In the case at bar, the evidence provided by Claimant's testimony and medical records is at least minimally sufficient to establish that Claimant missed work for medical reasons. Indeed, Mr. James acknowledged in his testimony that Claimant's medical records revealed that when Claimant “can't cope, . . . her reaction is to get very upset and she sets off, what the doctor's [sic] describe as a histrionic reaction . . . resulting in heart palpitations, racing heart beat, which prompts her to run off to the doctors to get some sort of treatment.” Further, the medical records which Mr. James subpoenaed to the hearing and offered in evidence establish that Claimant was being treated for depression, anxiety, problems sleeping, loss of energy, problems concentrating, and difficulty functioning at work. Additionally, Claimant provided notes from her physicians which indicated the date on which she came under their care and the date on which she was released to return to work. More importantly, the medical records show that Claimant was seeking treatment for the conditions which were causing her problems at work. The absenteeism continued because the treatment had not adequately improved or alleviated herproblems. While we agree with Judge Spivey that the evidence to support the appeals referee's findings is “very sparse,” we also agree with him that it is competent. Thus, under N.C. Gen. Stat. § 96-15(i), we are bound by the Commission's findings, as was Judge Spivey. This assignment of error is likewise overruled.
    [3] We next examine Employer's third and final assignment of error, by which Employer contends that the facts, as found by the Commission and appeals referee, entitle Employer to relief as a matter of law. Employer relies on two findings of fact in particular, as follows:
        4. The claimant did miss an excessive amount of time from work. The claimant's attendance became more troublesome as she neared the end of her tenure with this employer.
. . . .
        9. The time that the claimant missed from work was disruptive to the employer's business[.]

Citing Intercraft Indus. Corp. v. Morrison, 305 N.C. 373, 289 S.E.2d 357 (1982), Employer argues that these findings compel a conclusion that Claimant's excessive absenteeism constitutes misconduct as a matter of law under N.C. Gen. Stat. § 96-14(2). This statutory provision establishes the guidelines for evaluating whether an employee whose employment is terminated by her employer is disqualified for unemployment insurance benefits. The statute provides in pertinent part:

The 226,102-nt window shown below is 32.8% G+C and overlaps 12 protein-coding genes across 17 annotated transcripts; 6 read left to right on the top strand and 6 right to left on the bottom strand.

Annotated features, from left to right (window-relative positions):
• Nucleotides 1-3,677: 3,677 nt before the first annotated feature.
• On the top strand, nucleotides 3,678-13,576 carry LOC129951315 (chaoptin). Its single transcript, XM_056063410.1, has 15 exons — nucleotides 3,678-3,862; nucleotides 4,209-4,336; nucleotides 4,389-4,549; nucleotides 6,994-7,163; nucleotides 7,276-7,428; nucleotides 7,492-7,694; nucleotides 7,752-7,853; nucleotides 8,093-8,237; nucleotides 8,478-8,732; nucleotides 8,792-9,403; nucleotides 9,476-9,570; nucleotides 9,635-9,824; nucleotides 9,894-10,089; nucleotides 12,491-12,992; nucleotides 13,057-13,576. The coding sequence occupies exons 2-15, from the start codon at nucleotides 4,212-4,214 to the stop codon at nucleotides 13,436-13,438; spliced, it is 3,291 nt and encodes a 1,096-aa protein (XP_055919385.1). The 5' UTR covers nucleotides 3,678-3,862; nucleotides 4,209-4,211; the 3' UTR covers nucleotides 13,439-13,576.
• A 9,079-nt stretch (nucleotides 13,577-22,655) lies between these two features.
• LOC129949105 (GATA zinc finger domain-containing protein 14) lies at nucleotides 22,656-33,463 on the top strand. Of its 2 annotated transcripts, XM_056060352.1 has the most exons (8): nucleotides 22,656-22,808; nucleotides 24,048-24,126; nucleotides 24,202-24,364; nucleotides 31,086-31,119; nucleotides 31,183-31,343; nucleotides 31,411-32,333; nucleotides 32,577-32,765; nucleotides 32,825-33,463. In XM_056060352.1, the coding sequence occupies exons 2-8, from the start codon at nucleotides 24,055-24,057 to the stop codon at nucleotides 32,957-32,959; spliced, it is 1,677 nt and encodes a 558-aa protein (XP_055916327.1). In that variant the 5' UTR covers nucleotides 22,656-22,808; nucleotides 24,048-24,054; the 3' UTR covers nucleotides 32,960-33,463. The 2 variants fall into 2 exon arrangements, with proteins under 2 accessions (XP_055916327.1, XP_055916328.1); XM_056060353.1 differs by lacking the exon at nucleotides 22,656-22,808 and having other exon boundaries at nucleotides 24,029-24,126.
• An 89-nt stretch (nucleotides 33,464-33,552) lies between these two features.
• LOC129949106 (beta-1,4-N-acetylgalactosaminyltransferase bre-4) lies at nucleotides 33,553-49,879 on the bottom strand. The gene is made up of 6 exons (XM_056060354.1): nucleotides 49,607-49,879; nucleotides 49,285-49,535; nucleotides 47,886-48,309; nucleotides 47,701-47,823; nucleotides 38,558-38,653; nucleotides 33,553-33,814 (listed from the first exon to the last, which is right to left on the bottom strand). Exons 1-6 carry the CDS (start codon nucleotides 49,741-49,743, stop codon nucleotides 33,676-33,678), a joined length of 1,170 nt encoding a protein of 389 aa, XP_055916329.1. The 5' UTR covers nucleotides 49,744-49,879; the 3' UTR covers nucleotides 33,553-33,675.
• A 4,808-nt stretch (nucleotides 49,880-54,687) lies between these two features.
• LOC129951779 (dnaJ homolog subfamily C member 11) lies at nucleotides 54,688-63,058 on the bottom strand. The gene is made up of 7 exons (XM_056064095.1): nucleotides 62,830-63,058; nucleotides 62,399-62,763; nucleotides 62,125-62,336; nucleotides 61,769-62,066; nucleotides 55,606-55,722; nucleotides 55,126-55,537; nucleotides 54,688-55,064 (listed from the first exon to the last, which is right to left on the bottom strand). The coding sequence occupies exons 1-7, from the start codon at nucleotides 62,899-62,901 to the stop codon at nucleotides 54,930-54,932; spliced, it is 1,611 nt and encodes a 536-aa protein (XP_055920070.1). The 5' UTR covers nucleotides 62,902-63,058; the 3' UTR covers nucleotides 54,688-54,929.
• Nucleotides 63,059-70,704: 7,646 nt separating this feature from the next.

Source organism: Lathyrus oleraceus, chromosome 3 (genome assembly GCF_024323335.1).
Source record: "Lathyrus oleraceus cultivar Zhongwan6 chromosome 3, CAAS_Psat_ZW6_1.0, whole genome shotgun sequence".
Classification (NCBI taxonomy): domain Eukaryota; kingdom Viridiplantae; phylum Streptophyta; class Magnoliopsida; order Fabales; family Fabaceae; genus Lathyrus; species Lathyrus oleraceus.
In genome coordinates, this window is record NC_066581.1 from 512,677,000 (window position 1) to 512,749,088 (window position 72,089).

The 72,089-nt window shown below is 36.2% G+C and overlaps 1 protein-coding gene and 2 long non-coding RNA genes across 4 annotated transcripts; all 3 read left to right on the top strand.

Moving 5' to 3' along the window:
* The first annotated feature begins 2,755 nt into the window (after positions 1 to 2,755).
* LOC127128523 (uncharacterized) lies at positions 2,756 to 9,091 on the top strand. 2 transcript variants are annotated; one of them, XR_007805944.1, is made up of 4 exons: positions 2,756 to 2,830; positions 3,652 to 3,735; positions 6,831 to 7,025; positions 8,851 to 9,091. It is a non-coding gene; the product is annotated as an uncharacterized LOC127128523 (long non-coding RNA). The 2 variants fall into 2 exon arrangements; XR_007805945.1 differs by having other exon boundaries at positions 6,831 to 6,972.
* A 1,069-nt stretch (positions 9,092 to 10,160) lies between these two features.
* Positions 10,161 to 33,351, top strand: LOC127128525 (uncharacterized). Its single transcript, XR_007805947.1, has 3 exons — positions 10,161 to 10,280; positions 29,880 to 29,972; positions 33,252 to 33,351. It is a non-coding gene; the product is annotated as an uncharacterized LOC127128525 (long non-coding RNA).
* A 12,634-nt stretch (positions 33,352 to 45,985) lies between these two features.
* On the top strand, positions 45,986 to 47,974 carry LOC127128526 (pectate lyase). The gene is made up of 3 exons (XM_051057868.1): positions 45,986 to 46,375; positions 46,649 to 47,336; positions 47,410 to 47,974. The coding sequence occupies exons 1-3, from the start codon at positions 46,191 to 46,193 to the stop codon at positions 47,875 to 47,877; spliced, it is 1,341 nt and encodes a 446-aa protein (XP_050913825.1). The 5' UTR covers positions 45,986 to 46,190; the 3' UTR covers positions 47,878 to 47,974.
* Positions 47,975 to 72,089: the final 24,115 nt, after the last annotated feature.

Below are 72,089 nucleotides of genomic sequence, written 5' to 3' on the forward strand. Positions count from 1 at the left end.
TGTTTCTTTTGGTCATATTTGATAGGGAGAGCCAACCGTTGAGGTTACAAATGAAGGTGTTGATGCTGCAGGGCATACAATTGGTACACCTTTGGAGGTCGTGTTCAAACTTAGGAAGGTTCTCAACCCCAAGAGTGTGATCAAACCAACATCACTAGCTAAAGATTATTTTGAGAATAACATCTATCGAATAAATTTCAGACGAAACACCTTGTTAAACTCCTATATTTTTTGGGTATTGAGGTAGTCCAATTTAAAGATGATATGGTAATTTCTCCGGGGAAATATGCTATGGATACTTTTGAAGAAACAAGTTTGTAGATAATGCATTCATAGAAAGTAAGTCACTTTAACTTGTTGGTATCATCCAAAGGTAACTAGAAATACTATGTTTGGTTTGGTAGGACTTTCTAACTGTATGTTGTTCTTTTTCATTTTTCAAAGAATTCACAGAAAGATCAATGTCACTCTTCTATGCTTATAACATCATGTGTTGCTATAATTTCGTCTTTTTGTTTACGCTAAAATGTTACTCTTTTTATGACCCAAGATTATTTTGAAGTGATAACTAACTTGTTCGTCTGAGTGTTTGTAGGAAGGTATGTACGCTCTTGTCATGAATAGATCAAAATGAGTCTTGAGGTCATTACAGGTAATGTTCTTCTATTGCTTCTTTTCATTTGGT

An individual shall be disqualified for benefits:        (2) For the duration of his unemployment . . . if it is determined by the Commission that such individual is, at the time such claim is filed, unemployed because he was discharged for misconduct connected with his work. Misconduct connected with the work is defined as conduct evincing such willful or wanton disregard of an employer's interest as is found in deliberate violations or disregard of standards of behavior which the employer has the right to expect of his employee, or in carelessness or negligence of such degree or recurrence as to manifest equal culpability, wrongful intent or evil design, or to show an intentional and substantial disregard of the employer's interests or of the employee's duties and obligations to his employer. [or]
        (2a)[I]f it is determined by the Commission that such individual is, at the time the claim is filed, unemployed because he was discharged for substantial fault on his part connected with his work not rising to the level of misconduct. Substantial fault is defined to include those acts or omissions of employees over which they exercised reasonable control and which violate reasonable requirements of the job but shall not include (1) minor infractions of rules unless such infractions are repeated after a warning was received by the employee, (2) inadvertent mistakes made by the employee, nor (3) failures to perform work because of insufficient skill, ability, or equipment.

N.C. Gen. Stat. § 96-14(2)(2a)(2005). Employer contends that Claimant's excessive absenteeism over a period of nearly three years mandates the conclusion, as a matter of law under the statute, that Claimant was discharged for misconduct connected with her work. Alternatively, Employer argues that Claimant's excessive absenteeism rose to the level of substantial fault because Claimant had the ability to conform her behavior to Employer's reasonableattendance policy, and failing to do so, her discharge from the job was for substantial fault.
Our Supreme Court has determined that in order to disqualify an employee from receiving unemployment compensation under N.C. Gen. Stat. § 96-14(2), there must be “conduct which shows a wanton or wilful disregard for the employer's interest, a deliberate violation of the employer's rules, or a wrongful intent.” Intercraft, 305 N.C. at 375, 289 S.E.2d at 359 (citations omitted). The Court explained further that, “in the face of warnings, and without good cause[,]” excessive absenteeism may constitute willful misconduct. Id. (Emphasis added). On the contrary, the employee's violation of a work rule will not rise to the level of misconduct “if the evidence shows that the employee's actions were reasonable and were taken with good cause.” Id. (Citations omitted). “Good cause” is defined as a reason “which would be deemed by reasonable men and women valid and not indicative of an unwillingness to work.” Id. at 376, 289 S.E.2d at 359 (citations omitted). Noting that each case must be decided on its own facts, the Court affirmed the decision of the Employment Security Commission that absence because of an inability to find child care constituted good cause. Id. at 377, 289 S.E.2d at 360.